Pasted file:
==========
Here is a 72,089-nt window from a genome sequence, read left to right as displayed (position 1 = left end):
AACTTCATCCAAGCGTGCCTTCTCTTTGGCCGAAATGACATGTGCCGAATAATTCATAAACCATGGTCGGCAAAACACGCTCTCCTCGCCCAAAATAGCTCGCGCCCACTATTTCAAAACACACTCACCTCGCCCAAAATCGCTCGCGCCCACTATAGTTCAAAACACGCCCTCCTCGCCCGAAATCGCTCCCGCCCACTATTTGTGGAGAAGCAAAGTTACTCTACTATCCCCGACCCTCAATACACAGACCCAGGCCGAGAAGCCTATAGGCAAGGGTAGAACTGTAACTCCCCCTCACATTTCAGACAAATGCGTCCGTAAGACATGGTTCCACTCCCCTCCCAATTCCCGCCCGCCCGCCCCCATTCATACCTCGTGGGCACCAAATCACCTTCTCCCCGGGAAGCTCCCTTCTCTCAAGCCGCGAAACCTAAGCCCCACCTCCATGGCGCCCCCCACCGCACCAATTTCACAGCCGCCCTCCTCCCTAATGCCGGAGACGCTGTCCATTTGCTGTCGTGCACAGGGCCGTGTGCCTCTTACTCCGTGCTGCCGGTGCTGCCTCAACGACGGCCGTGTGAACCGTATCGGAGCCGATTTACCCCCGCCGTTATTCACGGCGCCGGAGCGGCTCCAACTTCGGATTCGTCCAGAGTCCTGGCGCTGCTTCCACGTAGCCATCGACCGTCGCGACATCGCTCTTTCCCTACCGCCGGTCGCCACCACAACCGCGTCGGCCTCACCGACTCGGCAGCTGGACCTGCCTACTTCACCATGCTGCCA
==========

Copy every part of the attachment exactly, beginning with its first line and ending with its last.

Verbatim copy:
Here is a 72,089-nt window from a genome sequence, read left to right as displayed (position 1 = left end):
AACTTCATCCAAGCGTGCCTTCTCTTTGGCCGAAATGACATGTGCCGAATAATTCATAAACCATGGTCGGCAAAACACGCTCTCCTCGCCCAAAATAGCTCGCGCCCACTATTTCAAAACACACTCACCTCGCCCAAAATCGCTCGCGCCCACTATAGTTCAAAACACGCCCTCCTCGCCCGAAATCGCTCCCGCCCACTATTTGTGGAGAAGCAAAGTTACTCTACTATCCCCGACCCTCAATACACAGACCCAGGCCGAGAAGCCTATAGGCAAGGGTAGAACTGTAACTCCCCCTCACATTTCAGACAAATGCGTCCGTAAGACATGGTTCCACTCCCCTCCCAATTCCCGCCCGCCCGCCCCCATTCATACCTCGTGGGCACCAAATCACCTTCTCCCCGGGAAGCTCCCTTCTCTCAAGCCGCGAAACCTAAGCCCCACCTCCATGGCGCCCCCCACCGCACCAATTTCACAGCCGCCCTCCTCCCTAATGCCGGAGACGCTGTCCATTTGCTGTCGTGCACAGGGCCGTGTGCCTCTTACTCCGTGCTGCCGGTGCTGCCTCAACGACGGCCGTGTGAACCGTATCGGAGCCGATTTACCCCCGCCGTTATTCACGGCGCCGGAGCGGCTCCAACTTCGGATTCGTCCAGAGTCCTGGCGCTGCTTCCACGTAGCCATCGACCGTCGCGACATCGCTCTTTCCCTACCGCCGGTCGCCACCACAACCGCGTCGGCCTCACCGACTCGGCAGCTGGACCTGCCTACTTCACCATGCTGCCA